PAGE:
The much maligned offensive coordinator of the Arizona Cardinals Mike McCoy has been beat up pretty good not only on this website, but throughout the web.
The national NFL media got into a bit on Tuesday as NFL.com released their next gen stats on Johnson’s carries and how bad the chart looks.
For those that are not familiar with NFL plays, that is 13 carries with roughly one that was outside of the tackles, a loss of yardage. Only three of Johnson’s carries went for more than five yards on the day.
It is a gross misutilization of Johnson and his talents, especially when you look at some of Todd Gurley’s charts from his career:
Gurley from week 15 of the 2017 NFL season:
These #NextGenStats carry charts illustrate a super interesting contrast in the run game philosophies between Bates and Haley. Haley called most of his runs to stay in between the tackles, whereas Bates designed most of his rushes to attack the edge and the sidelines. pic.twitter.com/fzpx25cLRC— Keegan Abdoo (@KeeganAbdoo) September 21, 2018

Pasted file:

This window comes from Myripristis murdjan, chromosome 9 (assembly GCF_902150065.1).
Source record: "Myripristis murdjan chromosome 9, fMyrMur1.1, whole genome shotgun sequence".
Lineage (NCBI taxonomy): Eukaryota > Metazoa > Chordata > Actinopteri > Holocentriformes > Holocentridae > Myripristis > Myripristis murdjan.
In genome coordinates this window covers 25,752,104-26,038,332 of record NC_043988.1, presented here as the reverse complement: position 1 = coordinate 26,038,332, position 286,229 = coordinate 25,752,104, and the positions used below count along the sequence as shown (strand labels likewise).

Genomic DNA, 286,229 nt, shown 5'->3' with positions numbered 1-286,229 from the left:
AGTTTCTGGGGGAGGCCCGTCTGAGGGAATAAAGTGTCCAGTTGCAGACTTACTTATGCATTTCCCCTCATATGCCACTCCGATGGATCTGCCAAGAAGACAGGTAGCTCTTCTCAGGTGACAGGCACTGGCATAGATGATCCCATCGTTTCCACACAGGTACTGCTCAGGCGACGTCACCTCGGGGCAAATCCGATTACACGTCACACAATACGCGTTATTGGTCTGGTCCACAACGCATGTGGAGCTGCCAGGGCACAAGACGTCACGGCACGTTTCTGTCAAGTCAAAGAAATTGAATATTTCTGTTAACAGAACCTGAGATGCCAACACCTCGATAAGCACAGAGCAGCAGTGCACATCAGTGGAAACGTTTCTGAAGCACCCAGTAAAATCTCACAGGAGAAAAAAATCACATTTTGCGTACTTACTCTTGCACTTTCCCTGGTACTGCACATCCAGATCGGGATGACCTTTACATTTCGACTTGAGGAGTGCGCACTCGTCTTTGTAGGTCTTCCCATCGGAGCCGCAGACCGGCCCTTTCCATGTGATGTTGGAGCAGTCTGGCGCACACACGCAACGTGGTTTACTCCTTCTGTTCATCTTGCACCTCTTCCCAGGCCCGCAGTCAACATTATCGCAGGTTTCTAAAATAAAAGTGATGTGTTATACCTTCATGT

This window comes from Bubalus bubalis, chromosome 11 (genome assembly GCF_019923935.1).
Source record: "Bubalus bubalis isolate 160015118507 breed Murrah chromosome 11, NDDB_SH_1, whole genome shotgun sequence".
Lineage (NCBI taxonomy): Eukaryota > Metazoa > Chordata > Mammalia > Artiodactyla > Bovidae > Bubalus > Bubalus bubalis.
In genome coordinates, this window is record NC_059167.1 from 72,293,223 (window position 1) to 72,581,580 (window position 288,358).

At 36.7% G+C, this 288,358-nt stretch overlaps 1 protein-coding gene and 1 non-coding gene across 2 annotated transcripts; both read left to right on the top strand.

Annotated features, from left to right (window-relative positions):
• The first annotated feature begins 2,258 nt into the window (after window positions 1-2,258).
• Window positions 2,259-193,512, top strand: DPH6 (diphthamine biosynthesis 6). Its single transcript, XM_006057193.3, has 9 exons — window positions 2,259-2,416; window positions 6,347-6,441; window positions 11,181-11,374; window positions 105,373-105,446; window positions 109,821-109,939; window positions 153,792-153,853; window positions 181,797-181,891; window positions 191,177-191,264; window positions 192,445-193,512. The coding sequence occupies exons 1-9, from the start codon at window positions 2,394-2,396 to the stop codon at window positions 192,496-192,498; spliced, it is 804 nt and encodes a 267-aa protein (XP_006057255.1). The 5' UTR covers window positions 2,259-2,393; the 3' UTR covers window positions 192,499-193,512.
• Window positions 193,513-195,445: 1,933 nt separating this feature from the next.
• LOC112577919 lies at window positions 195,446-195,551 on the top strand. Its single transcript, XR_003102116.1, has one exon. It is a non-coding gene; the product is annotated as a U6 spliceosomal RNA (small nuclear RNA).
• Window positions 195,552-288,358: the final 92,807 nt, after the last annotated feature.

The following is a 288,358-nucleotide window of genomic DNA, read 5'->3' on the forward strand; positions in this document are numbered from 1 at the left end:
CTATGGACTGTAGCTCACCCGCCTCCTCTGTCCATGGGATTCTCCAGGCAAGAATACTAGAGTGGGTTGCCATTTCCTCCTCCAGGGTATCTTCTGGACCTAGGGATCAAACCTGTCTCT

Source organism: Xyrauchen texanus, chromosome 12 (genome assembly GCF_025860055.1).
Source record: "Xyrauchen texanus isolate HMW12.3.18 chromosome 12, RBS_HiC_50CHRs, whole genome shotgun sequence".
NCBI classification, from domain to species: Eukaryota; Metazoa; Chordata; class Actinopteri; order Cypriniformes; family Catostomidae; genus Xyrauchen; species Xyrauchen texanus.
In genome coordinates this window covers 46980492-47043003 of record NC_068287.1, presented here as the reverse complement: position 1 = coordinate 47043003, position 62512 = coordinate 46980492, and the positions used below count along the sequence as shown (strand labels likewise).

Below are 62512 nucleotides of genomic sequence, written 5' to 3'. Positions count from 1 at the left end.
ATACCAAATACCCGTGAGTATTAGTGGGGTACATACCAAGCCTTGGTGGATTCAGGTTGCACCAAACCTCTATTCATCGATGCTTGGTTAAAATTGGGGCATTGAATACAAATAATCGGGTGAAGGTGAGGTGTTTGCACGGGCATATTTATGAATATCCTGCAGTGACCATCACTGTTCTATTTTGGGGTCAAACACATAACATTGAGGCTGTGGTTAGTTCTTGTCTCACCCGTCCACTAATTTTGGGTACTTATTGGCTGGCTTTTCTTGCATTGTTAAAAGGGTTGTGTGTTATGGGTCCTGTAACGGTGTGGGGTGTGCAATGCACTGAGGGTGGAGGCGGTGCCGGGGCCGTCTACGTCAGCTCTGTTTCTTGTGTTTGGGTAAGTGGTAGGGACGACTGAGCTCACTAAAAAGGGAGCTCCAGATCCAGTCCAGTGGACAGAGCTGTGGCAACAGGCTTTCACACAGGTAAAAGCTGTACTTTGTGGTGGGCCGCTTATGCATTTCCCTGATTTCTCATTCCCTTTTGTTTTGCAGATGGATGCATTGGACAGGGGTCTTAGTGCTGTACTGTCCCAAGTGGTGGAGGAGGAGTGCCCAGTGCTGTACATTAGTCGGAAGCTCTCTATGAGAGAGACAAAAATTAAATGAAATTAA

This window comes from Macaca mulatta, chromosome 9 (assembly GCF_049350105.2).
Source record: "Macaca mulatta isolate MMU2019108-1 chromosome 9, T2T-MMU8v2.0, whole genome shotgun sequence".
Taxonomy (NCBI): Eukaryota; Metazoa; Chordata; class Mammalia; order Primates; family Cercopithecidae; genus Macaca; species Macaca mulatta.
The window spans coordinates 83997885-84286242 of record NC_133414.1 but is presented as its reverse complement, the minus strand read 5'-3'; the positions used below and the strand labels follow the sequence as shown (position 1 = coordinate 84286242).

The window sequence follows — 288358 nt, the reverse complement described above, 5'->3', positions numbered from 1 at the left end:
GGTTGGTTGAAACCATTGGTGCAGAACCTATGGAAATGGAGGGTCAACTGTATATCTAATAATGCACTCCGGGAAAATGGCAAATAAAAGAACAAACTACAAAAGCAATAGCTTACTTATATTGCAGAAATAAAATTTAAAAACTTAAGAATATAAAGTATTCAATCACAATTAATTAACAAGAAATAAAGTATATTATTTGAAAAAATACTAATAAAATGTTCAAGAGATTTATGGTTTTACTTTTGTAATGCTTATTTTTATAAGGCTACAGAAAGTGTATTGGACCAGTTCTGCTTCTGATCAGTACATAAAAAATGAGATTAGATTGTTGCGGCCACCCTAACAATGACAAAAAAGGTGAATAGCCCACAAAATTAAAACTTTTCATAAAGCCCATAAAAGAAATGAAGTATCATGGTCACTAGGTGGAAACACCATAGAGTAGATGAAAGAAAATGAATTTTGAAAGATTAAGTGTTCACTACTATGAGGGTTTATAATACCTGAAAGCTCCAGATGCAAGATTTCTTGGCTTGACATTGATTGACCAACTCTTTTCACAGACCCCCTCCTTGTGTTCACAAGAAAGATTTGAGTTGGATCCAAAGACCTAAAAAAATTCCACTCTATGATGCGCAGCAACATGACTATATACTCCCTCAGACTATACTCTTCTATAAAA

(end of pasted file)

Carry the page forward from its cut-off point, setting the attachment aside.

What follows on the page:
The differences are pretty stark when you compare to Mike “Up the Middle” McCoy.
Then, in 2016, with the Chargers, you look at Melvin Gordon’s usage and you start to see a pattern, in fact, an interesting and somewhat scary pattern:
Melvin Gordon's role as a receiver over the last three seasons (2016 to 2018):— Graham Barfield (@GrahamBarfield) October 6, 2018
Target share: 12% > 14% > 24%
Targets per game: 4.4 > 5.2 > 8.5
Target rate per route run: 16% > 27% > 38%
Now, McCoy was the head coach, not the OC in this time, so maybe it isn’t all on him, but there is a pattern.
Something we are seeing now with David Johnson is something that Chargers fans saw with their own young and talented running back in MGIII.
Can McCoy right the ship or is this his system and the Cardinals need to figure out a way to execute?